Book review: The Last Thousand

the last thousand jeffrey e sternThe Last Thousand – One School’s Promise in a National at War 

Author: Jeffrey E. Stern

We open the paper. 

War in Iraq.  War in Iran.  War in Afghanistan.  War, war, war.  The word means nothing to us; this is not our country we have enough of our own problems, etc. etc.

Enter Jeffrey Stern, an award winning and talented journalist/author. 

Enter Aziz Royesh: an Afghanistan citizen of the hated Hazara peoples, Sunnis in Shiite Muslim Afghanistan, the poorest people of the country.  Aziz is a teacher.  He is the courageous founder and leader of the first co-educational school in Afghanistan, a school in the middle of the desert, a school for the Hazaras, and the minority group of people supposedly descended from Mongols.  Enter Marefat, the school itself.  Enter the U.S. troops, the only protector of Marefat, as they leave Afghanistan, taking away any protection that this innovative school has.

Enter the story of Aziz Royesh, Marefat, and the Hazara men and women and children who have been traumatized and debased for centuries in their own country.  When Aziz opens his school in one room of his tiny house in the middle of nothing, he introduces equality between boys and girls, men and women.  He teaches them to question everything: Muslim, religion in general, gender equality, how to think not memorize, how to debate, how to make decisions based on one’s own mind.  He teaches what has previously been impossible to teach.  He teaches his students, adults and children, to think for themselves, to question everything, to be innovative. And he does it at risk to his own life and his family’s life.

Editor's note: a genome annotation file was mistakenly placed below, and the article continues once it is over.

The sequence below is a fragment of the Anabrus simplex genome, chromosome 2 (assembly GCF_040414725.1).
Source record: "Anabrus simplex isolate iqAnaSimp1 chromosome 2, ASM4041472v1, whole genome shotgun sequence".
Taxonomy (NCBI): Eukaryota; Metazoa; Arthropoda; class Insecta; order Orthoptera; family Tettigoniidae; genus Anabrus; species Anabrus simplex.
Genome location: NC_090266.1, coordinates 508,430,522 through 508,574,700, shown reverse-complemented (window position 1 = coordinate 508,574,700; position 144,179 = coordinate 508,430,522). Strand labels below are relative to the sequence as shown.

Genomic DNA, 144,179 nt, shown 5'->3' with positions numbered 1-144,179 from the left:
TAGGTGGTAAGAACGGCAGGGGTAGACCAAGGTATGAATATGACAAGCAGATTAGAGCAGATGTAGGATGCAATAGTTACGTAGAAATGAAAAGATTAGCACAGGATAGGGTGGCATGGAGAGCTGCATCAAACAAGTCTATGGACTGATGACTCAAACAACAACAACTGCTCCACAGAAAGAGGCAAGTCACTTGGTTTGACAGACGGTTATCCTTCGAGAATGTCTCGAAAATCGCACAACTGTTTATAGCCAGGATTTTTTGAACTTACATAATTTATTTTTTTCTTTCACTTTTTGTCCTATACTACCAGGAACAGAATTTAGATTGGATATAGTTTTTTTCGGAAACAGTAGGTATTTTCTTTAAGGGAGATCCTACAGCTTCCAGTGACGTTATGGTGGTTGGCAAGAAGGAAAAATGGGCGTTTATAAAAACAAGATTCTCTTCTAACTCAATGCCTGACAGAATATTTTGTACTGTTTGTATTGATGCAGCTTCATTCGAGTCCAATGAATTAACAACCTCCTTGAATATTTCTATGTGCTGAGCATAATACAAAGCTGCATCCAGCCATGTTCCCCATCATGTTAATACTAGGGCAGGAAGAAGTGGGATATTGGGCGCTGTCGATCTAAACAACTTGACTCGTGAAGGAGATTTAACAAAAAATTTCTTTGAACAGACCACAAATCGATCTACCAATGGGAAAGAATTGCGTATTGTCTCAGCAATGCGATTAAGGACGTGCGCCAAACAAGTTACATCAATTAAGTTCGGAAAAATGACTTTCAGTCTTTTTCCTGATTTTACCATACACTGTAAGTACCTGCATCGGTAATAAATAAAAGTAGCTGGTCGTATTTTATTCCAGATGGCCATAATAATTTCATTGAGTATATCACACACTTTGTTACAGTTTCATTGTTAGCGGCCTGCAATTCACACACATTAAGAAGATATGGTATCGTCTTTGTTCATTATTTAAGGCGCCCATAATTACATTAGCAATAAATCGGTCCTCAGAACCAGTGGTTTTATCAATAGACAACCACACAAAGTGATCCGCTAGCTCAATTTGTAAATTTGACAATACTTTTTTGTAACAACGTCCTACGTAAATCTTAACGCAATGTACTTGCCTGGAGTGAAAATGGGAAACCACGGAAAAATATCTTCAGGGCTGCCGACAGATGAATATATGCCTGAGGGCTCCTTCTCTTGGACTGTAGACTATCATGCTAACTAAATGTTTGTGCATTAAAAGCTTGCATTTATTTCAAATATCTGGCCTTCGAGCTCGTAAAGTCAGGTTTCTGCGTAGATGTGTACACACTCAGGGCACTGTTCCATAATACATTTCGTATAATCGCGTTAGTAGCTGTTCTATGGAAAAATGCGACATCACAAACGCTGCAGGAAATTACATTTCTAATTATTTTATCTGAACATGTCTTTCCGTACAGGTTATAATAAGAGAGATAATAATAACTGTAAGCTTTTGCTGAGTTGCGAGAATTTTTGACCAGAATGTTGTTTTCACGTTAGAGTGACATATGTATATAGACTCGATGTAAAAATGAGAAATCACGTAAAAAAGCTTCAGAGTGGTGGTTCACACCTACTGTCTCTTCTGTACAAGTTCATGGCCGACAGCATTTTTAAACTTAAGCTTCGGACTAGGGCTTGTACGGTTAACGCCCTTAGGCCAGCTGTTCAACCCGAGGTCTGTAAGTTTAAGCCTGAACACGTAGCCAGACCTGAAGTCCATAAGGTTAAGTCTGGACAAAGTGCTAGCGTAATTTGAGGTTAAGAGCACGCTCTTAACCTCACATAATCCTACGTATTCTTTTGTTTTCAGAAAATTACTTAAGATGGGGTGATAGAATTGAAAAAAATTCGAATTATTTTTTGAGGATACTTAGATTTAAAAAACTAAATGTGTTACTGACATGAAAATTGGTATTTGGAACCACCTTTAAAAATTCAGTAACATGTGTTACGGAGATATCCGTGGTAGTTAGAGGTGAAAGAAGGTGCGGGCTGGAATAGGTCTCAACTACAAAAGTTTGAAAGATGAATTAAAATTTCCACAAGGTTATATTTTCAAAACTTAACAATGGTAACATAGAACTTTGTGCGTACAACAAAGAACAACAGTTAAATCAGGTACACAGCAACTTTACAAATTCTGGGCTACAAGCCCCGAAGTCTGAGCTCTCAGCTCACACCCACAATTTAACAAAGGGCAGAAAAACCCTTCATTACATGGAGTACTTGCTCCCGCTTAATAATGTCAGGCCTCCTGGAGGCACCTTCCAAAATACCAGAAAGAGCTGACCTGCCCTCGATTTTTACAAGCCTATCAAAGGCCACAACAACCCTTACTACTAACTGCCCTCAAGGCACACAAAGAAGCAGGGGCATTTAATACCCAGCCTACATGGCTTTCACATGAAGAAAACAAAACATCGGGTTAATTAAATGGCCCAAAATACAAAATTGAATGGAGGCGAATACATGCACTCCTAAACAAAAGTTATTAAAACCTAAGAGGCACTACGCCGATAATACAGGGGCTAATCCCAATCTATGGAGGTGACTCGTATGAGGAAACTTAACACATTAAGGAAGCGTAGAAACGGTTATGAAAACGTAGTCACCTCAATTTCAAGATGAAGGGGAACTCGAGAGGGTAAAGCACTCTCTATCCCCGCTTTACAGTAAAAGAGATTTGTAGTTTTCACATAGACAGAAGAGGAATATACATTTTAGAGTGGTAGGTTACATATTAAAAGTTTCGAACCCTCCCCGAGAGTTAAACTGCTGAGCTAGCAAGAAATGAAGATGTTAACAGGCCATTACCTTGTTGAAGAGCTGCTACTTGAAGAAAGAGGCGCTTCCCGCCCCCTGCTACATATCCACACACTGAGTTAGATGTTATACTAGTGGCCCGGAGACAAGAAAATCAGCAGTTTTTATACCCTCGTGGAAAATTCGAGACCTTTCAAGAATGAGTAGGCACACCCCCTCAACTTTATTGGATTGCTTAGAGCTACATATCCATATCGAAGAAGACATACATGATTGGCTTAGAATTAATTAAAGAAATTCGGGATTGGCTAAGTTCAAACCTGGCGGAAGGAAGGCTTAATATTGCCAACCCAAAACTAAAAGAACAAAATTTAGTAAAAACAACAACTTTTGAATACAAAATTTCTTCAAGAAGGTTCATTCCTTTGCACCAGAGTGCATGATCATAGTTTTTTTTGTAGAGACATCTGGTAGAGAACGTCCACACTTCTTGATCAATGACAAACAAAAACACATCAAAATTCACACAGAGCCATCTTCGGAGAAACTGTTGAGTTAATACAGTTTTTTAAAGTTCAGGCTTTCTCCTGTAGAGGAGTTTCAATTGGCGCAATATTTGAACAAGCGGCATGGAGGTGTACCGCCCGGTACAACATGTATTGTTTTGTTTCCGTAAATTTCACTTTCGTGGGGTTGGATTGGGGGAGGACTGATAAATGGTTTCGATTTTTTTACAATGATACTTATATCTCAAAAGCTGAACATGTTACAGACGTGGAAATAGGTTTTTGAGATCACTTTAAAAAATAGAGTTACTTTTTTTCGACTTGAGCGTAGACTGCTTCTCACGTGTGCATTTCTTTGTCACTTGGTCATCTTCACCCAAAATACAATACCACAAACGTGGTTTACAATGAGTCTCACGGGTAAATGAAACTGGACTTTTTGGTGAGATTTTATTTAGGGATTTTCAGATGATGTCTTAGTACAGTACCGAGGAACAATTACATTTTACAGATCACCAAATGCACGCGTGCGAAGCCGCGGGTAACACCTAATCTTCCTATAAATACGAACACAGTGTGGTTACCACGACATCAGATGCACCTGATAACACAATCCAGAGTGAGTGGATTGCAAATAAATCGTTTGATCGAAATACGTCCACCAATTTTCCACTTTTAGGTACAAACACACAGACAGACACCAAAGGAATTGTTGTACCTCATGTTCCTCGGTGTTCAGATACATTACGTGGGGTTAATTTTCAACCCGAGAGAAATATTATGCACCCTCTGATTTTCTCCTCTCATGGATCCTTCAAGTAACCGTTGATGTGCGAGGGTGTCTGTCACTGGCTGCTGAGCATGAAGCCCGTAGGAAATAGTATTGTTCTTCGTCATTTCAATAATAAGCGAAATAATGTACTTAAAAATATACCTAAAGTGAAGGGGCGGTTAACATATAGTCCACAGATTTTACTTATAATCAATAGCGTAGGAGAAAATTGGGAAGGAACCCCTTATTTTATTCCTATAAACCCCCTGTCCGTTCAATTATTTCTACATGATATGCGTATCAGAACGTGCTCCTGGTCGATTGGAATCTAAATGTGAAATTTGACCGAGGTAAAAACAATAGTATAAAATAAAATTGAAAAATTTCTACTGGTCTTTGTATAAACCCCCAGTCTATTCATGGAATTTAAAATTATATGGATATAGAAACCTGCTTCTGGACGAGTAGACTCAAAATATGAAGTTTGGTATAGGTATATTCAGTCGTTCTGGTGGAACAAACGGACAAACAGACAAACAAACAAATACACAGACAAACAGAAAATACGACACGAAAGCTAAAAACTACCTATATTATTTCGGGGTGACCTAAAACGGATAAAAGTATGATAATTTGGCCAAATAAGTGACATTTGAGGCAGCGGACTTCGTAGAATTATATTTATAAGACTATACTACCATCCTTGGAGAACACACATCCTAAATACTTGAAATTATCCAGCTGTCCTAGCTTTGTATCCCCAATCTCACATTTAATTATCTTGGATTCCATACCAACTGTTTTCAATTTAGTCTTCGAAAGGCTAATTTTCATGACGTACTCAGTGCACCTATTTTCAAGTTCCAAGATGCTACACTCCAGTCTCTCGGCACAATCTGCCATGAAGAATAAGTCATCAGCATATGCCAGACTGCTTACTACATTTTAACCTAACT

“Under the protection of foreign forces, a special place has flourished in Afghanistan.  The Marefat School is an award-winning institution in the western slums of Kabul, built by one of the country’s most vulnerable minorities, the Hazara.  Marefat educates Hazara boys and girls; it teaches students to embrace the arts, criticize their leaders, interrogate their religion, and be active citizens in a rapidly changing county.  But they are dependent on foreign forces for security.  When the United States begins to withdraw from Afghanistan, they are left behind, unprotected.

Acclaimed journalist Jeffrey E. Stern explores the stakes of war through the eyes of those touched by Marefat: the school’s daring founder and leader, Aziz Royesh; a mother of five who finds freedom in literacy; a self-taught astronomer; the school’s security director; and several intrepid students who carry Marefat’s mission to the streets.  We see how Marefat has embraced the United States and blossomed under its presence – and how much it stands to lose as that protection disappears.

The Last Thousand tells the story of what we leave behind when our foreign wars end. 

It shows us up close the promise, as well as the peril, of our military adventures abroad.  Stern presents a nuanced and fascinating portrait of the complex history of Afghanistan, its American occupation, and the ways in which one community rallies together in compelling, heartbreaking and inspiring detail.” (“publisher’s release”: I have broken my wrist and can only type a very little bit, so I am borrowing Picador’s words and added my own).

Superb reading.

Want to get involved?  Just read.  And then do something!


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